When it comes to issues women face, we still seem to be many years away from reaching gender equality. I mean, is this really 2014? Yes, women still struggle in meetings with speaking up, and it’s interesting to find out what research reveals that men think of their female co-workers who sit beside them at the table.
When women struggle to be heard at meetings. Photo source: By Nlpictures (Own work) [Public domain], via Wikimedia Common
Specific Struggles of Women in Meetings
What exactly are the struggles of women? Many females report finding it more difficult to speak out during meetings than in other business situations, according to a recent study summarized by the Harvard Business Review.
In that post, the researchers wrote that “some [women] say their voices are ignored or drowned out.” Who is drowning them? It would simplify the issue to say it is only men. In reality, there are many parts to the situation. It is likely that the seriousness of the business scenario, in which the managers sit and evaluate their employees based on their words and actions, play a substantial role.
Perhaps the women in the study also felt intimidated by their male counterparts and that is why they did not speak up more? Certainly it was not that they had nothing to say. Personally, I have felt timid around male personalities that are stronger than my own and have remained silent during situations when I had every right – now that I look back on it – to speak up. But, it seemed safer to say nothing and go with the flow.
SITS Girls Profile on Twitter. Photo: Screenshot taken by Christy Birmingham.
About a week ago, I read about an organization called SITS (The Secret is in the Sauce) from my friend and amazing blogger Janine Huldie. If you don’t know her site already, it’s a great one you will want to subscribe to!
What is SITS?
Now, back to SITS. Janine had written that she was excited about being a Community Lead for the organization. I wanted to learn more about it as soon as I heard it was a women’s network. I went on the SITS website, as well as talking further with Janine about it. I found out the organization provides great opportunities to expand your blogging network!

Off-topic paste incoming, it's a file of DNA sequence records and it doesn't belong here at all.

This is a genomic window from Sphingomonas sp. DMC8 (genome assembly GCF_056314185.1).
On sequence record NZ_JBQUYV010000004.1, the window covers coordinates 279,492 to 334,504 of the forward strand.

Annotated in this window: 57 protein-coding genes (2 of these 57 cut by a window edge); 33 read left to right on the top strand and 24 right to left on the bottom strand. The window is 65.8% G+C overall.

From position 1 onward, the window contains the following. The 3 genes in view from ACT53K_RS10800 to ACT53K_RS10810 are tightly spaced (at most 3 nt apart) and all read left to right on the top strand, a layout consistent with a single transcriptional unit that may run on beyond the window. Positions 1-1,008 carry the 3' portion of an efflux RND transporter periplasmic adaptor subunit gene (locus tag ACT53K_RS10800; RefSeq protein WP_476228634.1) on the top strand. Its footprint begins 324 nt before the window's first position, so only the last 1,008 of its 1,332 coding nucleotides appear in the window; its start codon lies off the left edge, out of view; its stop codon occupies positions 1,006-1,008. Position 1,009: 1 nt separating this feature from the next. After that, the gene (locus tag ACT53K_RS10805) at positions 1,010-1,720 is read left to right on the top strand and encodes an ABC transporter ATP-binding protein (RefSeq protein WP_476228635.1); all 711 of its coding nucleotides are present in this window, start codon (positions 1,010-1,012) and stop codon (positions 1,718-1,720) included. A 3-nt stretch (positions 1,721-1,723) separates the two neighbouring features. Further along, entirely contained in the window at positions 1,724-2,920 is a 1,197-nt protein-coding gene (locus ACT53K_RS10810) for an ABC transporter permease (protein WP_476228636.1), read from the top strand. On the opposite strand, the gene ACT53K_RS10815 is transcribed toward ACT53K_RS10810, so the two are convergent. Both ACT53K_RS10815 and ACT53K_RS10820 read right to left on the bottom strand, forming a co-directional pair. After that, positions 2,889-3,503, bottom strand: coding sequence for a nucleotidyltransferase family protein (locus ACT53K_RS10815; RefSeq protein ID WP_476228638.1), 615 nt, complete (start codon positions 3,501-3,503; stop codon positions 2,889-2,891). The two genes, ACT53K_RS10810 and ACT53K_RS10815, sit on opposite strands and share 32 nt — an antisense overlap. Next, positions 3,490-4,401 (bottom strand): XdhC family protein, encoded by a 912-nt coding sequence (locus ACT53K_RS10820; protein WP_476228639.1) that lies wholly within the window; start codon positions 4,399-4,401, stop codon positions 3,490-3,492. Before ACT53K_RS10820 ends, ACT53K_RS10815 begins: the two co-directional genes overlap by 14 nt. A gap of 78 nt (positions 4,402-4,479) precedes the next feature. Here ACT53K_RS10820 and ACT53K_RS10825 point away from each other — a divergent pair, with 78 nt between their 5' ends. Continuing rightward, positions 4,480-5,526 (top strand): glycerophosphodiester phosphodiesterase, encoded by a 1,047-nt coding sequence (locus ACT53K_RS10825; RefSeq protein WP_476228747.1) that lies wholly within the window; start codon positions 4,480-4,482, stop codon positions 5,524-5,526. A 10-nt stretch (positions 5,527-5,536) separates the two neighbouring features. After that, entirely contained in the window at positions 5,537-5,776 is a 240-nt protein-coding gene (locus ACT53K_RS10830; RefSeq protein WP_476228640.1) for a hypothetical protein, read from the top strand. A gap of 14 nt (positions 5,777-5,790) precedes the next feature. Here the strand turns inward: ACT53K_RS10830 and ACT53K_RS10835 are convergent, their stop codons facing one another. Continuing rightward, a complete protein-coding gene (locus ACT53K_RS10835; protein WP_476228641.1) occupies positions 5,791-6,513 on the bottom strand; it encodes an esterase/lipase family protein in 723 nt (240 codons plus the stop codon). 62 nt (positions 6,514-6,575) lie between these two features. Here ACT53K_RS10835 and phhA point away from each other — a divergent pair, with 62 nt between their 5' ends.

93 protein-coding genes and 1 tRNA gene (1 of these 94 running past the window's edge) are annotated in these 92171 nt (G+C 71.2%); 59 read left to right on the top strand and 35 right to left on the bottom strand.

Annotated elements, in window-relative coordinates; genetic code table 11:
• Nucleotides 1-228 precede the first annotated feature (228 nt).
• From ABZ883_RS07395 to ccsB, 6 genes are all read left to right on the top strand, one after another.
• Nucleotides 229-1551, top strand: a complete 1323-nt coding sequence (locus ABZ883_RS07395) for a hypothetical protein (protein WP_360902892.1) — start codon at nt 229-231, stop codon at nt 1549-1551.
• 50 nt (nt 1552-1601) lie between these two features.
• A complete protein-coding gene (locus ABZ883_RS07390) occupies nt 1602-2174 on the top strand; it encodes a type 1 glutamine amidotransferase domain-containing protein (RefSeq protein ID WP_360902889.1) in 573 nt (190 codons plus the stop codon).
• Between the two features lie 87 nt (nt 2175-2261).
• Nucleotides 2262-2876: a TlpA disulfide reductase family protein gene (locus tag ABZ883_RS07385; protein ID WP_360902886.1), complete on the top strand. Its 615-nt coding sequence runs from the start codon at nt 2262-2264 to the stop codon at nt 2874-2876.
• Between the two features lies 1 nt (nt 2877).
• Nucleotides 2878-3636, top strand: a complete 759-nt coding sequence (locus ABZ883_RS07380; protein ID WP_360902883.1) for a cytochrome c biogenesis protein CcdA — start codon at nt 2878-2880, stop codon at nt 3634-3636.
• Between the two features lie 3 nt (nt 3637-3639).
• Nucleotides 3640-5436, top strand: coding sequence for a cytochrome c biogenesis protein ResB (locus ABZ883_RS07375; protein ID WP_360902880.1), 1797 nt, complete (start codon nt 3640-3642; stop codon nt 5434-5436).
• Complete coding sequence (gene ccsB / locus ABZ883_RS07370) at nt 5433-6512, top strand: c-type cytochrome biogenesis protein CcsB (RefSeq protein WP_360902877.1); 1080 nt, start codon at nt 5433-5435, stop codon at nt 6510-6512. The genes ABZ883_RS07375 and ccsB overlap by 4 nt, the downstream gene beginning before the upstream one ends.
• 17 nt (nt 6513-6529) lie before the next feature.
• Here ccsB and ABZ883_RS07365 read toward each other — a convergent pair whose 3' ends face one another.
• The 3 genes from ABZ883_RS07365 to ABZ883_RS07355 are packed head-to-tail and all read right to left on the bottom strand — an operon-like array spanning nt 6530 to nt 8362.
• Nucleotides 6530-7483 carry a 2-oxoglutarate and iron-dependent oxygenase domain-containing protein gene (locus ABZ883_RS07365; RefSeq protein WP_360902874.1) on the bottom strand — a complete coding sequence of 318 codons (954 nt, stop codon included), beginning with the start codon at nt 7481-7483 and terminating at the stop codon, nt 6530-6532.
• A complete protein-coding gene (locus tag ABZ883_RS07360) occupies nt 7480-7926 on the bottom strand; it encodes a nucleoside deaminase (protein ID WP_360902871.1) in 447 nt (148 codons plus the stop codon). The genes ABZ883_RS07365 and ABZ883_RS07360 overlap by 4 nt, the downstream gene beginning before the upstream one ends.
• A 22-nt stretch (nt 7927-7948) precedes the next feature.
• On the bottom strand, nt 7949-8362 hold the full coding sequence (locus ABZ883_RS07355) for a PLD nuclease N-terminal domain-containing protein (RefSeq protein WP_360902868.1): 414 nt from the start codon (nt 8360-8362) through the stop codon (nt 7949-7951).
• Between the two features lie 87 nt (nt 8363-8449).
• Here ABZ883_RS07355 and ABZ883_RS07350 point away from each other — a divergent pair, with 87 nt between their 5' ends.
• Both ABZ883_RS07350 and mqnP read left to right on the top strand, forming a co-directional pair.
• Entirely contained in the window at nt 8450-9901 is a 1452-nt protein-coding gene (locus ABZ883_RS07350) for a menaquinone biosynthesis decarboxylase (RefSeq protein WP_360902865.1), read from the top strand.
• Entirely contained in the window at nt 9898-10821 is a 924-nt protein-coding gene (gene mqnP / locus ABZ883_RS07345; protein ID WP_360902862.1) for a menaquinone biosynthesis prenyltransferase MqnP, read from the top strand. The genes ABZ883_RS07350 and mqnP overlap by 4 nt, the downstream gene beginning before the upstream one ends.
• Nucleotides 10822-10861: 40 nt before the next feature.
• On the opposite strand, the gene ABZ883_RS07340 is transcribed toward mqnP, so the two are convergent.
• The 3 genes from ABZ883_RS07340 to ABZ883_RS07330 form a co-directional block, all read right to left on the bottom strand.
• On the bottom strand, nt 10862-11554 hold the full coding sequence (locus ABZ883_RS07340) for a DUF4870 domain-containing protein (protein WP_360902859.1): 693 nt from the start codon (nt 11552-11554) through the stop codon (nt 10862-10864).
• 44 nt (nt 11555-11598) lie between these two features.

Still from Skye McCole Bartusiak Video. Source: G-News, YouTube
The death of American actress Skye McCole Bartusiak at age 21 is, simply put, tragic. So young and full of life, McCole had a blossoming acting career. On Saturday, her body was found in her Houston, Texas home by her boyfriend. It is possible that her death was related to the epileptic seizures she had been having in the days leading up to the weekend.
Biography of Skye McCole Bartusiak
While you may not recognize her by name, you’ve likely seen Bartusiak in movies or television. She has appeared in TV shows that include 24, Frasier and House. In the famous film The Patriot, she played the youngest daughter of lead actor Mel Gibson. She was in the TV movie Love Comes Softly, amongst other projects.
Inspirational quote from Helen Keller. Image: ©2014 When Women Inspire
I was thinking about the question in this post’s title and wanted to share a bit. Here’s the thing about “inspiration.” Not everyone thinks the same people are inspiring. What inspires you may not inspire me, and so forth. Hence why you won’t read and respond to every post here (though I encourage reading all of them, of course!).
When I think of the quality called “inspiration,” I think of someone who acts or speaks in ways that encourage other people to behave in creative ways. The creativity is encouraged by watching or listening to someone. Inspiration flows from one person to another and that bond can last a lifetime or just a brief few moments.
For example, Maya Angelou has inspired me for several years and, while she unfortunately has passed away, her written words and videos continue to give me ideas for my own work and ways to reach out to help others. It Continue reading
Bishops of any gender, please. Do what you love for your career. Photo source: hisa fujimoto, CC BY-SA 4.0, via Flickr